First polytrauma care handbook published by UH professor
Henry L. Lew, chair of the University of Hawaiʻi at Mānoa John A. Burns School of Medicine’s communication sciences and disorders department and David X. Cifu published Handbook of Polytrauma Care and Rehabilitation.
The Handbook of Polytrauma Care and Rehabilitation summarizes the most frequent medical and psychological problems encountered by combat survivors and patients with concurrent injuries to the brain and other body systems. The book offers a roadmap for clinicians on how to initiate and follow through with the continuum of care necessary to achieve positive outcomes.
Individual chapters focus on the myriad problems and conditions that polytrauma patients present with, including traumatic brain injury, concussion, spinal cord injury, amputation, PTSD and other medical and psychological issues such as pain, depression, headache, insomnia, fatigue, alcohol and substance abuse, dizziness, light sensitivity, and work and family issues. Algorithms and detailed appendices provide guides for assessment and medical treatment that can be used in daily practice.
Demos Medical Publishing notes that the Handbook of Polytrauma Care and Rehabilitation is the first medical text of its kind focused on polytrauma, covering the medical physical, psychological and vocational issues encountered by U.S. servicemen and women who served in wars that followed the 2001 attacks on the U.S. “The authors worked directly with the Veteran’s Affairs, military and academic sectors in the care of these patients,” said publisher Beth Kaufman Barry.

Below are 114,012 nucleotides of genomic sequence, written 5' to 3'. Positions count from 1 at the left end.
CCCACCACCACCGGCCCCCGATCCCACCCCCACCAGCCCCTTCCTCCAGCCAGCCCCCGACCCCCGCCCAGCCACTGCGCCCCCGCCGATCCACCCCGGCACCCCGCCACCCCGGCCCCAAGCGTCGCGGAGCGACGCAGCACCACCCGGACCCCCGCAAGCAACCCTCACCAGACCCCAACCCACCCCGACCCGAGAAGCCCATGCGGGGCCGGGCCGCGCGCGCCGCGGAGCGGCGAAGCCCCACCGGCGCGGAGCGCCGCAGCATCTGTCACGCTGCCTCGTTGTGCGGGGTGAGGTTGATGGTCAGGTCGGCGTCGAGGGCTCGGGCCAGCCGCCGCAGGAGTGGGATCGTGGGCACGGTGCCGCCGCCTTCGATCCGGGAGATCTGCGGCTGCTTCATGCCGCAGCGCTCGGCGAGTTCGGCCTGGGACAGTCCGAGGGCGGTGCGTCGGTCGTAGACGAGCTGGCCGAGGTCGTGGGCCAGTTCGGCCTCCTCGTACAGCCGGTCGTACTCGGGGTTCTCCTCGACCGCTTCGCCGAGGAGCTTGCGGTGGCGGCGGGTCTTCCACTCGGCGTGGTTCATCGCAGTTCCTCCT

More on Henry L. Lew
Lew has served as an expert consultant for the Defense and Veterans Brain Injury Center, while working with many collaborators nationally and internationally.
In 2012, he was a guest editor for a special, single-topic issue about sensory and communicative disorders in traumatic brain injury in the Journal of Rehabilitation Research and Development.
- Glowing green rabbits product of international collaboration
- Revolutionary MRI technology developed by UH
- Short men may live longer according to a recent study
- $18.4 million grant will build careers in biomedical research
- Researchers test new dengue detection kit